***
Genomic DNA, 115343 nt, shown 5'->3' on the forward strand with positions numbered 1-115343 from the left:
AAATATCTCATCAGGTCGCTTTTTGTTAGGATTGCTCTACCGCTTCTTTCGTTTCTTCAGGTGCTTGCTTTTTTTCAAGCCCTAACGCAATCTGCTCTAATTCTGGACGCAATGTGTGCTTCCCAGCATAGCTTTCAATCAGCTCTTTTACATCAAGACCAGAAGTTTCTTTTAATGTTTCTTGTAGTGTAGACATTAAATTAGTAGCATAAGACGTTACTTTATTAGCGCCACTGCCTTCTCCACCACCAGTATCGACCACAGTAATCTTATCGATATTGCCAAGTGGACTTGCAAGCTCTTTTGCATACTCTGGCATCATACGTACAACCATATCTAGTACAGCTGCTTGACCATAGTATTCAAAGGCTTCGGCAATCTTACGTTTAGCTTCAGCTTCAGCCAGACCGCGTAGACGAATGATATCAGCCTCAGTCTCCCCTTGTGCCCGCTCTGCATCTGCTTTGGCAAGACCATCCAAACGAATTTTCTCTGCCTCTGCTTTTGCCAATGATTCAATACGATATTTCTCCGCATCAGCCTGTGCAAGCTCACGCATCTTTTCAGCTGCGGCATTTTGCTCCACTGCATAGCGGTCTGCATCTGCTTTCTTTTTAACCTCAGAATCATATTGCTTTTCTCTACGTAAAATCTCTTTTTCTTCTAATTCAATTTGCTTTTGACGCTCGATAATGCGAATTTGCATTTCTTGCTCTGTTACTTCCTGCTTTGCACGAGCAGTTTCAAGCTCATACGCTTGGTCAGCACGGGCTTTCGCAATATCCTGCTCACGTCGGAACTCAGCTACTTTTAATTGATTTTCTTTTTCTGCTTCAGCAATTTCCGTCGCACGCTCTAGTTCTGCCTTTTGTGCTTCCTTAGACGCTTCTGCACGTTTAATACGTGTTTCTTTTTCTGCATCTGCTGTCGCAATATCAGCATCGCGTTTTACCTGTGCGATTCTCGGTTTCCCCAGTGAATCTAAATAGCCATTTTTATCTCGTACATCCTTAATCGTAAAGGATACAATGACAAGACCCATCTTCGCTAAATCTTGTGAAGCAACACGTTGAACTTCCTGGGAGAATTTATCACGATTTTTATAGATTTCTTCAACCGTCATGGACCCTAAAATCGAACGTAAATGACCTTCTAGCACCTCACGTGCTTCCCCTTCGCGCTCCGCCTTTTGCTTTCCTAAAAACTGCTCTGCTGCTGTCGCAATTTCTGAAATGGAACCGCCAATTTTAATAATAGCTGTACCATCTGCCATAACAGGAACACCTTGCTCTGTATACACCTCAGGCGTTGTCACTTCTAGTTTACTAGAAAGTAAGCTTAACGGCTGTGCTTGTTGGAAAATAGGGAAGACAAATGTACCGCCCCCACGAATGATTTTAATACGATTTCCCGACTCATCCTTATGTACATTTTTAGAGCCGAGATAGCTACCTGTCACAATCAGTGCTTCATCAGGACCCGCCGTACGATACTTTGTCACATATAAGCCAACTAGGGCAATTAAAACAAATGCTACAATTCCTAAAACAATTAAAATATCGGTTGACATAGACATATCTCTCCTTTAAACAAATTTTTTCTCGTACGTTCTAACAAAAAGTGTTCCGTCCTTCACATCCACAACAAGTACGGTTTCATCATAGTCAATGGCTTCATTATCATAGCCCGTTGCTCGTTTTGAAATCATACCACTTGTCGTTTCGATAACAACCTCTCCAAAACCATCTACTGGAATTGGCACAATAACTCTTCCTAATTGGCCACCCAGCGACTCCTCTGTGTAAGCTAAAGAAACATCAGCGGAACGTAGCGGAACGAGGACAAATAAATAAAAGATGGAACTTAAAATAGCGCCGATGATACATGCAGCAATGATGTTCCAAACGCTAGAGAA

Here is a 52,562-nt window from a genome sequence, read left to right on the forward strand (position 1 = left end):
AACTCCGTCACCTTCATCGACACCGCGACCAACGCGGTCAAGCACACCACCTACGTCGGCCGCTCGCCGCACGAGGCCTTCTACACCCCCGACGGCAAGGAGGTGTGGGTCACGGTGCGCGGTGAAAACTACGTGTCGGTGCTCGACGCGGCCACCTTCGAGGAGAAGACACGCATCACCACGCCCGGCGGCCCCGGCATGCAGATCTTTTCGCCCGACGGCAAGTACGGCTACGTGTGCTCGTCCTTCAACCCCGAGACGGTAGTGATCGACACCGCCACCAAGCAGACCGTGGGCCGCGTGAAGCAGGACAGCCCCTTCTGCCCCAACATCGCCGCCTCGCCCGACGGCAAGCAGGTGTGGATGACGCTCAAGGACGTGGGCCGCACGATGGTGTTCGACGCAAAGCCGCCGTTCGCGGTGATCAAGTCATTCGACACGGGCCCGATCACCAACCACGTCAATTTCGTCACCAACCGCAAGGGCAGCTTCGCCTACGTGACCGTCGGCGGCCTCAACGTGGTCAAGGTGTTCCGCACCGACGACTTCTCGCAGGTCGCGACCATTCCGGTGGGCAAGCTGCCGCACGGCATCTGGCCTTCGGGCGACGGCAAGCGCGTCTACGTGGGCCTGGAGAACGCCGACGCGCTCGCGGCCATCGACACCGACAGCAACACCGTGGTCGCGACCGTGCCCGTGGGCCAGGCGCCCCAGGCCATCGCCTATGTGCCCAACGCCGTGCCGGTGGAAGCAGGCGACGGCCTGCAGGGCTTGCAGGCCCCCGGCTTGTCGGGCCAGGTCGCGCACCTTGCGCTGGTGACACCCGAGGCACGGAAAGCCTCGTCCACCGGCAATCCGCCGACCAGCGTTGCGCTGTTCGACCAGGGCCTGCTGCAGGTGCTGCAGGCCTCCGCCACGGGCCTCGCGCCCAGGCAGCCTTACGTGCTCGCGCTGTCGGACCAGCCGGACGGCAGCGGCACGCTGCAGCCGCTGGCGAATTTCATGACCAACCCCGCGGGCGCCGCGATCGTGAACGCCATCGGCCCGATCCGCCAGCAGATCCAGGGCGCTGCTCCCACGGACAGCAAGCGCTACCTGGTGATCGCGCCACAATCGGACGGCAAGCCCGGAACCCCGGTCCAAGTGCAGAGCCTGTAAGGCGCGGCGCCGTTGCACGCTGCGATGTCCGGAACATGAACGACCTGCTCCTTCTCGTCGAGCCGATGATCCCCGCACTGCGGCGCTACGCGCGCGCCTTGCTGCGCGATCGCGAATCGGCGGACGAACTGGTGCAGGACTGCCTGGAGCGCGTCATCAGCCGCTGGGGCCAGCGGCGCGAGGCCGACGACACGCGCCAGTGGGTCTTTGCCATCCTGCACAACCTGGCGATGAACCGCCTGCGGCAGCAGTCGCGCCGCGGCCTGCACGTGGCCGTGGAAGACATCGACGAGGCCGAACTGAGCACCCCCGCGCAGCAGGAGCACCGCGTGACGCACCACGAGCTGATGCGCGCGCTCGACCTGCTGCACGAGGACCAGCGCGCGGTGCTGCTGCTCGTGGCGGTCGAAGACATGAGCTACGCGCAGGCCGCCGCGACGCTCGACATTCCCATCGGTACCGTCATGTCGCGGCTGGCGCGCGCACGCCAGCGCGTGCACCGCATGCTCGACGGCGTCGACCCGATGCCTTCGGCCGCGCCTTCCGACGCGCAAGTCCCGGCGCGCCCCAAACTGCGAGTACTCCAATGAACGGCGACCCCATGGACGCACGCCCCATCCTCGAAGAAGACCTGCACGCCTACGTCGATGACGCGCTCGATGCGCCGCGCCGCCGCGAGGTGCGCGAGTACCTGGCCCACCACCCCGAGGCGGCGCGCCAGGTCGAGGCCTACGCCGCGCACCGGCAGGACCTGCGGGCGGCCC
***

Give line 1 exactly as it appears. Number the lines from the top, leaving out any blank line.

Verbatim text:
Genomic DNA, 115343 nt, shown 5'->3' on the forward strand with positions numbered 1-115343 from the left: